By Robin Alberti
A fat bike rider smiles as he rides across a snowy trail at Killington last season, during the Rollin’ Fatties event.
By Polly Lynn
Three years ago, a couple of “very clever Brits” came up with an idea for a grassroots, worldwide, fat-bike holiday that would bring the fat-bike community together, according to fat-bike.com. Global Fat Bike Day 2015 will be celebrated across the world on Saturday, Dec. 5. GFBD isn’t owned or run by any commercial enterprise. Rather, GFBD belongs to everyone who has a fatbike and wants to celebrate.
Celebrations will vary considerably, from solo cruises to group rides to regional club gatherings and parties. Organizers and fans encourage those participating to share their experiences on social media, to connect with the larger Global Fat Bike Day celebration. Use the hashtag #GFBD2015.
“With all of the new hardware that’s coming down the pike, think about how exciting it’s going to be, when we all come together in groups and get the opportunity to take some of these new bikes for a test spin,” wrote a writer identified only as “Gomez” on fat-bike.com. “Or imagine how cool it’s going to be for new members of the fat-bike community to show off their new school rides to the long beards and early adopters in the group. The idea behind GFBD is for the entire fat-bike community to go for a ride together!” he continued.
A fat bike is a bicycle with over-sized tires, typically 3.8 in. (97mm) or larger and rims 2.6 in. (66mm) or wider, designed for low ground pressure to allow riding on soft unstable terrain, such as snow and sand, according to Wikipedia. Fat bikes were invented for winter trail riding and racing in sub-arctic Alaska on the Iditarod Trail and, simultaneously, for touring the deserts of New Mexico, the citation continues.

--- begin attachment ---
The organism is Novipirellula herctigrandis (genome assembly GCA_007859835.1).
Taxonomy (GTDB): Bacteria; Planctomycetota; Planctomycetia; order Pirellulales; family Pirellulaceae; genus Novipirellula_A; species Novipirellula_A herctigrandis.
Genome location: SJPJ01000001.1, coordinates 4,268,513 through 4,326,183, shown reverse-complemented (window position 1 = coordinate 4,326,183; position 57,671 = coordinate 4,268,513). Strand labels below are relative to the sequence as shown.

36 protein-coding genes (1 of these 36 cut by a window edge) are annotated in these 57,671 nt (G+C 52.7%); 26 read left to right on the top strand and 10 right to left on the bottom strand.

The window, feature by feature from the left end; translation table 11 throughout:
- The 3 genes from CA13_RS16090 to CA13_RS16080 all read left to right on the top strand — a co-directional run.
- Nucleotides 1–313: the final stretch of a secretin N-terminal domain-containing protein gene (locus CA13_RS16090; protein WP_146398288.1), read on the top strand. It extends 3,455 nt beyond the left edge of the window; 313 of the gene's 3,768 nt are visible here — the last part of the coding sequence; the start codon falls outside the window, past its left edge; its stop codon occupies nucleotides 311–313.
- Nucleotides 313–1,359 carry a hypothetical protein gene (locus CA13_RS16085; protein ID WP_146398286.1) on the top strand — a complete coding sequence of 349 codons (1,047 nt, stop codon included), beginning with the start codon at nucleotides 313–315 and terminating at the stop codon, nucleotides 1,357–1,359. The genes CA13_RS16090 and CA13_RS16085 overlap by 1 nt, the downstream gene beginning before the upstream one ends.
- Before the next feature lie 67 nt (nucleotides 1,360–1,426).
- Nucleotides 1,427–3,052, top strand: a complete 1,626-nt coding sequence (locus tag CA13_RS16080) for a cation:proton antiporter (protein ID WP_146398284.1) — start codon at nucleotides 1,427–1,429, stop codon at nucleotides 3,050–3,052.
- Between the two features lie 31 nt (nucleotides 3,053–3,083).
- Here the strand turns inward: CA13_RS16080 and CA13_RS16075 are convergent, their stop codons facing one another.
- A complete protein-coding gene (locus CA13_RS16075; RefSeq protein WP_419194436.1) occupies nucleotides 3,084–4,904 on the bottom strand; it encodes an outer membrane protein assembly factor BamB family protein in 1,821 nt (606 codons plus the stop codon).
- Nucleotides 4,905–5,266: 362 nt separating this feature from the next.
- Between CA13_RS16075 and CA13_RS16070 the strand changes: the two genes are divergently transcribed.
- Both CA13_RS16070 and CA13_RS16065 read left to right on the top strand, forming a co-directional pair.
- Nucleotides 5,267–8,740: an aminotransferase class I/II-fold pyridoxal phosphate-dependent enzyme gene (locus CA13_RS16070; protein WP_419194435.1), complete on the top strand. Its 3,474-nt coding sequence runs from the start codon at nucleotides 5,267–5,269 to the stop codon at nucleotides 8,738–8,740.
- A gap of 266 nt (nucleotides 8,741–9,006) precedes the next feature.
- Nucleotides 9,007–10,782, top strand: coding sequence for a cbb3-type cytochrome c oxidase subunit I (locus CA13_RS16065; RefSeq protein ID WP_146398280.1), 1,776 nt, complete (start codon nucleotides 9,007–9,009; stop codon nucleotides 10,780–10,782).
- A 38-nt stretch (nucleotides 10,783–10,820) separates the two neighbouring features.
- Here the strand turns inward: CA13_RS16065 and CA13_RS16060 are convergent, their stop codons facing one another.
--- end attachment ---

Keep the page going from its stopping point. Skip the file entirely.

Because they are capable of traversing diverse terrain including snow, sand, desert, bogs, mud, pavement, or traditional mountain biking trails, they can be ridden all year long, offering unique challenges depending on the season. While some think fat bikes are a fad, many fat bike riders disagree.
Tony Accurso, owner of Alpine Bike Works and Fat Bikes of Vermont, which opened in Killington last winter, is passionate about the sport and thrilled to be sharing it with riders in central Vermont.
“It’s already become a popular sport up north in Vermont,” Accurso said in an interview with The Mountain Times last winter. “What was once a niche market has become mainstream, with all of the large bicycle manufacturers now offering fat bikes.”
The sport is attracting riders from both ends of the spectrum: younger, older and everyone in between. It is infecting all demographics. “If you can ride a bike, you can ride a fat bike,” Accurso said. “There are no special skills needed and slow-speed falls in the snow don’t really hurt!”
Jason DiDomenico, who works at Alpine Bike Works, agreed. “As long as you can pedal you can have a blast on a fat bike, it’s even easier than mountain biking on most terrain due to the fat tires . . . We often say if the skiing is bad then the fat biking is good, cause it usually means harder snow, which is easier for the tires,” he said.
Accurso is right, at least as far as sales are concerned. Fat biking has become one of the largest growth areas of cycling, doubling in sales every year since 2010, according to Bicycle Retailer Magazine.
Alpine Bike Works has a large fleet of fat bikes to satisfy the area’s increasing demand. They’re available to rent for anyone who want to join the in the global celebration this Saturday.